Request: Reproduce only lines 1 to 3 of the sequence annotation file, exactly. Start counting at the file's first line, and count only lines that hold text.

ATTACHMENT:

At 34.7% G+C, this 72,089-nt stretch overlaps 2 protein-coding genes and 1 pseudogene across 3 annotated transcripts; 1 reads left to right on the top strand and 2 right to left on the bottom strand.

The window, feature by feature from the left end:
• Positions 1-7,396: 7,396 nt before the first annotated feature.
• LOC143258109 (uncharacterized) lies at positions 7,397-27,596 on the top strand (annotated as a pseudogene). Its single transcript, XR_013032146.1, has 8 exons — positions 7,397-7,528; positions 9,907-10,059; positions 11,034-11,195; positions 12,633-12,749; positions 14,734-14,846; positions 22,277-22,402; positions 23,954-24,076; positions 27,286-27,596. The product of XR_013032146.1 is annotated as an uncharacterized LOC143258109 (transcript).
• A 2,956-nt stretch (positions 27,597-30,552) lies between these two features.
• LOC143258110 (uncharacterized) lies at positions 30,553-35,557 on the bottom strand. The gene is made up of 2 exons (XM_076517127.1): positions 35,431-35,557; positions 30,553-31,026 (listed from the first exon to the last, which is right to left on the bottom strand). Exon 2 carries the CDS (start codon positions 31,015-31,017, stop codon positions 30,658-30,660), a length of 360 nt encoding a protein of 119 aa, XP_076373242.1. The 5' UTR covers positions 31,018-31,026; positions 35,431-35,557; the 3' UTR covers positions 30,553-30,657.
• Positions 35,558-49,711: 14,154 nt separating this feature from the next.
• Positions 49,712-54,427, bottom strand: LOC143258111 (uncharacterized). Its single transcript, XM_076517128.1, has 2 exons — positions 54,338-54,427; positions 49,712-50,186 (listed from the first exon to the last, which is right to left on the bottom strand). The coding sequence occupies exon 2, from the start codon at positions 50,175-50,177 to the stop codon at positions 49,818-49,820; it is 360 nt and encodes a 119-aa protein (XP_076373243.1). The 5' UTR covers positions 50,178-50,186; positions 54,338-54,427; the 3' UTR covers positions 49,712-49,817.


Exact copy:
At 34.7% G+C, this 72,089-nt stretch overlaps 2 protein-coding genes and 1 pseudogene across 3 annotated transcripts; 1 reads left to right on the top strand and 2 right to left on the bottom strand.

The window, feature by feature from the left end:
• Positions 1-7,396: 7,396 nt before the first annotated feature.